But people with strong religious views are opposed to using embryos for stem cell research, let alone for cell-based regenerative therapies. Since once a zygote becomes an embryo, it has the potential to be a human being. But is an embryo yet a human being? Which is more important, an embryo or saving a patient? Should we protect the embryo, or save the life of a patient who needs the treatment?

Resources: stemcells.nih.gov

True Love for Science

A video about another magical world BT and I watched together, which we found equally, if not even more, bewitching than any fantasy in the world.

The Magic

Really does exist.

There wasn't a single dry eye in the lobby on the last day of summer workshop, when our parents appeared in the hall to whisk us off. There was just something so inexplicably magical about that place, we'd never want to leave. So much laughter, so many tears, so many friendly smiles, it was like a new home for all of us.

For most of us, outside of home, there had never been another place we had felt so accepted and loved, where we could be ourselves and no one would judge us.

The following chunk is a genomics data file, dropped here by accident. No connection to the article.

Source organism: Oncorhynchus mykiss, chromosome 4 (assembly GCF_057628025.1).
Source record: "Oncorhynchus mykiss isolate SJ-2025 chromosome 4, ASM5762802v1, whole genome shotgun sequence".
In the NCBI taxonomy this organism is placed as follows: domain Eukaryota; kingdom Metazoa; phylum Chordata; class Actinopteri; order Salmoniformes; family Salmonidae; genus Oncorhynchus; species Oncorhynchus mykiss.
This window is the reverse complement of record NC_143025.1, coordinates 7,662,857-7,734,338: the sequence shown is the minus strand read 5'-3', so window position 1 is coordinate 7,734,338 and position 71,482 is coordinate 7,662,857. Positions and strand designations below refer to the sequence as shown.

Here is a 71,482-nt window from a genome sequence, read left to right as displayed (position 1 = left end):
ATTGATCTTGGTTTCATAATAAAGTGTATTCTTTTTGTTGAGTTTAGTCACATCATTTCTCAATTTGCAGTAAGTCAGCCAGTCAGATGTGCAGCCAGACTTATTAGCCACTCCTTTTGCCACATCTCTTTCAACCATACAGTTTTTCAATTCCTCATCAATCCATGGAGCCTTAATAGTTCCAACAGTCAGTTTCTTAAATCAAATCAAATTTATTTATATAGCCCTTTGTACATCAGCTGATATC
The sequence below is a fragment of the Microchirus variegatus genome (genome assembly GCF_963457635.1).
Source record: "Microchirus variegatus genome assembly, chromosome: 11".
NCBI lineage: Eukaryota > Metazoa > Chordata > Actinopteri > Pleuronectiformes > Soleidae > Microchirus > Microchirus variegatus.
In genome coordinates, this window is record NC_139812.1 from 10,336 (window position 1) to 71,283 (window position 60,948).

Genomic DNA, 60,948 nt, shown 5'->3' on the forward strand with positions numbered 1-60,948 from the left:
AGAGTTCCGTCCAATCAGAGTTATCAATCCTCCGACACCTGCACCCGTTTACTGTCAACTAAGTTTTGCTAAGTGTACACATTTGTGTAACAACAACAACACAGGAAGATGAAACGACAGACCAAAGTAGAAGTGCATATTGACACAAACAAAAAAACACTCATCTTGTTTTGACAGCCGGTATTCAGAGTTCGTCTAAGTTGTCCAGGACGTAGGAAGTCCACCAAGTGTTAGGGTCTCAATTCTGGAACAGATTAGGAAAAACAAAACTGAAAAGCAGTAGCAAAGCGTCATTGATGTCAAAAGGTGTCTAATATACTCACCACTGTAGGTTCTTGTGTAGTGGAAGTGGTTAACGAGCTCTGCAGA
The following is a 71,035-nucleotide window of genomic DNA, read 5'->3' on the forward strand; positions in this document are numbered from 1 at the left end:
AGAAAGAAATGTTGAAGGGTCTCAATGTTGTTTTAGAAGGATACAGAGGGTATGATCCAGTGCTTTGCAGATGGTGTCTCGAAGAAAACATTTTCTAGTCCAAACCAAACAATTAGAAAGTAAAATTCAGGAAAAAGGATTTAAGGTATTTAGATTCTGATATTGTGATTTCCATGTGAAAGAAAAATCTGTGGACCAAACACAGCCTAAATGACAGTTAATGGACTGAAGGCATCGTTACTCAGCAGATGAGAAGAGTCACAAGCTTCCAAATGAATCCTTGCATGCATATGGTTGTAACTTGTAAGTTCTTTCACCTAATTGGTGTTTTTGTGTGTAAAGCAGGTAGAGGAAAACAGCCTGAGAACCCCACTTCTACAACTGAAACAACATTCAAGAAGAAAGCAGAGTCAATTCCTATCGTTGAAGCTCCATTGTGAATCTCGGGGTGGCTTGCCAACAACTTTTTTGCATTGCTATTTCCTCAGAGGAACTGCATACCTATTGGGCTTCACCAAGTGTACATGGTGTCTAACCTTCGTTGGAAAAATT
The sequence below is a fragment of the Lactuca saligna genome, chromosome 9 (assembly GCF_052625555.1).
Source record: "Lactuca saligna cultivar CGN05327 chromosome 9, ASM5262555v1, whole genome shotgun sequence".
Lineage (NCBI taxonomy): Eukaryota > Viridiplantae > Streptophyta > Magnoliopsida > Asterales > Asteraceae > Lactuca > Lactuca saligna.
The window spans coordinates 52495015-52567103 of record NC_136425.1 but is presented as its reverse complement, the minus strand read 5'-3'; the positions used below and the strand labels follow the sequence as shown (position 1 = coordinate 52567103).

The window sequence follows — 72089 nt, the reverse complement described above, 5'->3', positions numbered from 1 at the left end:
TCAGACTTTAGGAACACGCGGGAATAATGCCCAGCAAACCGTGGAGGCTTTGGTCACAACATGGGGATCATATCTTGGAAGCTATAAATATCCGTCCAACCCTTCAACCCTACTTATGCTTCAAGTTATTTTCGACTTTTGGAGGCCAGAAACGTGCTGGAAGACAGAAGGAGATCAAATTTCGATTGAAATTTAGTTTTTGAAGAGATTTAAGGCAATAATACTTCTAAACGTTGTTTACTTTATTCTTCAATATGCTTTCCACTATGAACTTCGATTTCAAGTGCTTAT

OASC Summer Workshop was the most magical week of my life. It was a place where we were accepted and loved for who we are. We made new connections with people, learned more about each other in five days than we normally would have in a year. We learned to become better leaders by becoming better people, to love everything, give a piece of ourselves to others. Because a small of kindness can go a long way. We learned that there are many different kinds of courage: some big and some small, but courage all the same. We learned to take risks, to be who we are, to step forth out of our "comfort zones" and look the world in the eye.

Here is something that OASC has instilled in me, that's going to stay with me for the rest of my life: